The Middle Ground #52 | Mystery machine

It seems that, when I wasn't paying attention, Oni Press slowly cornered the market on female detective comics. I'm sure I've talking about my love of Greg Rucka and Matthew Southworth's amazing Stumptown before (And in case I haven't: It's an impressive book, and all the better as a collection, where the threads and plots come together more gracefully, without the break in reading that single issues impose. If you haven't bought it, but like crime fiction? You really, really should fix that as soon as possible), but it took a library visit of all things to discover the publisher's Amy Devlin mysteries.

Written by Christina Weir and Nunzio Defillipis - known to mainstream fans as New Mutants and New X-Men writers, most likely, although they've worked on a lot of different things together, including some Arliss and Kim Possible for television, and there aren't many who can claim both of those shows on their resume - and drawn by Christopher Mitten (the first volume, Past Lies) and Dove McHargue with Kate Kasenow (All Saints Day, the second volume; there's a third apparently coming next year), the Amy Devlin books are smart, funny and remarkably fast little detective books that let Weir and Defillipis show off their chops in a way that mixes the standalone, fast-hook nature of television writing with a great understanding of the comic medium, all brought together in a perfect format - done-in-one black and white graphic novels.

It's a series that totally flew under my radar (Apparently, Past Lies and All Saints Day both debuted last year), but the kind of thing that should be used as a masterclass for the perfect introductory comic for new readers to the medium - There's no confusing continuity or off-putting hyper-reality (superpowers, supernatural magic or science-fiction) to explain to newcomers, and the pages are not only clearly designed and easy to follow, but stylish, as well. Does that sound like an odd thing to say? It's just that... there aren't a lot of comic artists these days who can make their work both easy to understand and easy on the eye, I think; one inevitably gets sacrificed for the other, but the Devlin books - and especially Past Lies, because Mitten is one of the most underrated artists in comics these days, if y'ask me - manage it. Lies, in particular, is a package that you can imagine giving to someone who likes detective stories but hasn't read any comics previously, and they'd just get it right away. It's just that good, in that way - Familiar enough in terms of genre conventions to get over the initial "What is going on?" confusion, but well-done and attractive enough to keep the reader hooked once they get what's going on.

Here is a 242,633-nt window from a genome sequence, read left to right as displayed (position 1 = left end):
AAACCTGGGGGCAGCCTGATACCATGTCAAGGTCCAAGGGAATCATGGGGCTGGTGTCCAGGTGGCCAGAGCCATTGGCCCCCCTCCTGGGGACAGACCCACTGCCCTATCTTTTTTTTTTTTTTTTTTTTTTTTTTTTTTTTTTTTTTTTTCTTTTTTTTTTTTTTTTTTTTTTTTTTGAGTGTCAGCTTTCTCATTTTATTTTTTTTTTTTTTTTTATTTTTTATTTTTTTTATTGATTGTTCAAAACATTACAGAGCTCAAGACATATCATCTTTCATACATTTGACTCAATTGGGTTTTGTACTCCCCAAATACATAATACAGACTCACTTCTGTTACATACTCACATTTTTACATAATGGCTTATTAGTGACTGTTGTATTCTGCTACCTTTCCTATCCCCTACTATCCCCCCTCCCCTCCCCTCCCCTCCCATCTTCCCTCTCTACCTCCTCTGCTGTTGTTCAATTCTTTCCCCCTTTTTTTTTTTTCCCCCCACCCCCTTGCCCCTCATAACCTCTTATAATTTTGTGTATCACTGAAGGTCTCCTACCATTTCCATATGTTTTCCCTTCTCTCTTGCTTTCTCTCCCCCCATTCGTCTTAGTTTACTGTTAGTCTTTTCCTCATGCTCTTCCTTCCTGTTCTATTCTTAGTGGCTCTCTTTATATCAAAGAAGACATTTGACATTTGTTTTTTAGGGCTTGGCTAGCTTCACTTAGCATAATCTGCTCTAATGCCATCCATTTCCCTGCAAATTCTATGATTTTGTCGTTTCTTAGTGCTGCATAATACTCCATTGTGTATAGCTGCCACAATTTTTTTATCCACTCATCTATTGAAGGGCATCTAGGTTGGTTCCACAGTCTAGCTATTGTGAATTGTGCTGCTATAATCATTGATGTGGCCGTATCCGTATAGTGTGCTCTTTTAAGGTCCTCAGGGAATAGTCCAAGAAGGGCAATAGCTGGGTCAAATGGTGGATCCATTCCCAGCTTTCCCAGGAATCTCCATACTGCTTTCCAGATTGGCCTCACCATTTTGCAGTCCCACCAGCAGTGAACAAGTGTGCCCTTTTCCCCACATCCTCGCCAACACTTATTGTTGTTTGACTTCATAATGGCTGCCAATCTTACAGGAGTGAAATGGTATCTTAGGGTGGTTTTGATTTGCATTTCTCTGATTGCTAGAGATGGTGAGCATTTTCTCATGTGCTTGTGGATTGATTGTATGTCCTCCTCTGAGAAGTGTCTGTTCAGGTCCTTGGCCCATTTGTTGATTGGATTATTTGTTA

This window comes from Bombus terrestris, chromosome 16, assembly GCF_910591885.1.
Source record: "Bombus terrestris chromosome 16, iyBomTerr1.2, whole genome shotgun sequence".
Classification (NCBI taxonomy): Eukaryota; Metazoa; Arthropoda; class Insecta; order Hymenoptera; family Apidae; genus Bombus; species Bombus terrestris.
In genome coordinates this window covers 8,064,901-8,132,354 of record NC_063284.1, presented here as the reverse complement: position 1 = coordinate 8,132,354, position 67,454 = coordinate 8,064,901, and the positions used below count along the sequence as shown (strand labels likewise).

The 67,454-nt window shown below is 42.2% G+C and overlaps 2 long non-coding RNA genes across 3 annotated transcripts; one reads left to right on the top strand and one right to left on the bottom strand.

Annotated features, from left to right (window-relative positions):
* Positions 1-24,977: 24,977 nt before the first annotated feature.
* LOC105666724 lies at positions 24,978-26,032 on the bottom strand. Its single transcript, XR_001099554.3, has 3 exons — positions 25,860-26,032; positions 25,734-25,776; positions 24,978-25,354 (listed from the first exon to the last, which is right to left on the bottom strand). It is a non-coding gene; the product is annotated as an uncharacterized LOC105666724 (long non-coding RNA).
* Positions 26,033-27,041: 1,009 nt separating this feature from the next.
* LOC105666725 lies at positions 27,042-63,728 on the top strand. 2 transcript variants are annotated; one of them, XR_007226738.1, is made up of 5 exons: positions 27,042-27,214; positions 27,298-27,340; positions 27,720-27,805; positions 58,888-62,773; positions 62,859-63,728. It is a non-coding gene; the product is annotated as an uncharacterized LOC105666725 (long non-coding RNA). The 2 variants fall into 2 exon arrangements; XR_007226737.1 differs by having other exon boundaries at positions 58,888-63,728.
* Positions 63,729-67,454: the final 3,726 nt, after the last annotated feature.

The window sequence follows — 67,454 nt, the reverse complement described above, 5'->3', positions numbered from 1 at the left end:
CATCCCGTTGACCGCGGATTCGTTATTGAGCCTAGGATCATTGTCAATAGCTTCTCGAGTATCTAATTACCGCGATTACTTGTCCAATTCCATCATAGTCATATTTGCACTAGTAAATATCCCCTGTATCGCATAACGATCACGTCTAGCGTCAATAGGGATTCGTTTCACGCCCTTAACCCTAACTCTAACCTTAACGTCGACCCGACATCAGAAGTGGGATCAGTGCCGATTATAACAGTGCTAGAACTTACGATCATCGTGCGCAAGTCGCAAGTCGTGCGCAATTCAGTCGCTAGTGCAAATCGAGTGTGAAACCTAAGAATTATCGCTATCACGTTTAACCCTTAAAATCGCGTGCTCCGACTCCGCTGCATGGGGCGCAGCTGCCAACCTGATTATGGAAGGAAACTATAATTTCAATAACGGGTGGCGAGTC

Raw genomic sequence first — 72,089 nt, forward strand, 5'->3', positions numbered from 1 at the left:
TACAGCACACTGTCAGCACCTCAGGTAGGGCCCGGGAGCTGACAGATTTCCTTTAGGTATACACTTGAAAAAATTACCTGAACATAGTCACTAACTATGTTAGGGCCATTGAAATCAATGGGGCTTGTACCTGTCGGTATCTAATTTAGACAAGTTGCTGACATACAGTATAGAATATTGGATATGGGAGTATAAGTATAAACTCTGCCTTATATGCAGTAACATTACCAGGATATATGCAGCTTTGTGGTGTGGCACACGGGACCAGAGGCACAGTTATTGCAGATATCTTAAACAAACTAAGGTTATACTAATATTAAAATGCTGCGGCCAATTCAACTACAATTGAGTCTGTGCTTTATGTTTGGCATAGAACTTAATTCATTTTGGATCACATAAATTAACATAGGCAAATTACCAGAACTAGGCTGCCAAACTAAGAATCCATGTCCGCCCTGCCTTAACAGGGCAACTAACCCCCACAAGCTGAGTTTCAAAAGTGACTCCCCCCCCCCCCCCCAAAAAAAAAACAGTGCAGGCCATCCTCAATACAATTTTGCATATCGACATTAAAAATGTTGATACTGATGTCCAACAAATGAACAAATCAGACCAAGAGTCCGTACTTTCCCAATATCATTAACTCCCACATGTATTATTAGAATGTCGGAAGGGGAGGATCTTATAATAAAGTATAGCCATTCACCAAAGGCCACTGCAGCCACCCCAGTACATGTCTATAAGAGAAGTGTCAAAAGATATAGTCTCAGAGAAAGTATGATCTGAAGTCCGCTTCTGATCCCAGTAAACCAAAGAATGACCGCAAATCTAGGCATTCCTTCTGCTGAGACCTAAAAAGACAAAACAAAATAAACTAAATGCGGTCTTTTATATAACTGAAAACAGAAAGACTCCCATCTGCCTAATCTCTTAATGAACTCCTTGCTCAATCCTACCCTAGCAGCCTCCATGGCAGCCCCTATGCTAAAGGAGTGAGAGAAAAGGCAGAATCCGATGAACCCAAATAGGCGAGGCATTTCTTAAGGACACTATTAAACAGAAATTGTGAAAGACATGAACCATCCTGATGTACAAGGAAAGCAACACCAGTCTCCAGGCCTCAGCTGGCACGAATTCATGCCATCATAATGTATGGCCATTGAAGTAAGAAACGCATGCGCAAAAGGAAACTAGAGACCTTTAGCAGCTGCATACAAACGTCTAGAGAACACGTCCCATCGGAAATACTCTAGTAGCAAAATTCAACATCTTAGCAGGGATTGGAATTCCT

It's pulpy, of course, and not for everyone - There are undoubtedly those who'd turn their noses up at the denouement of either story, finding them ridiculous or unrealistic, but I feel the books are true to their forebears, and anyone who enjoys, say, Castle or the like on a regular basis should have no problem with either story - but for me, it just took the first book for me to become not only a believer, but an evangelist. Comics need more books like these, and more comic fans should know about them in order to make that happen.

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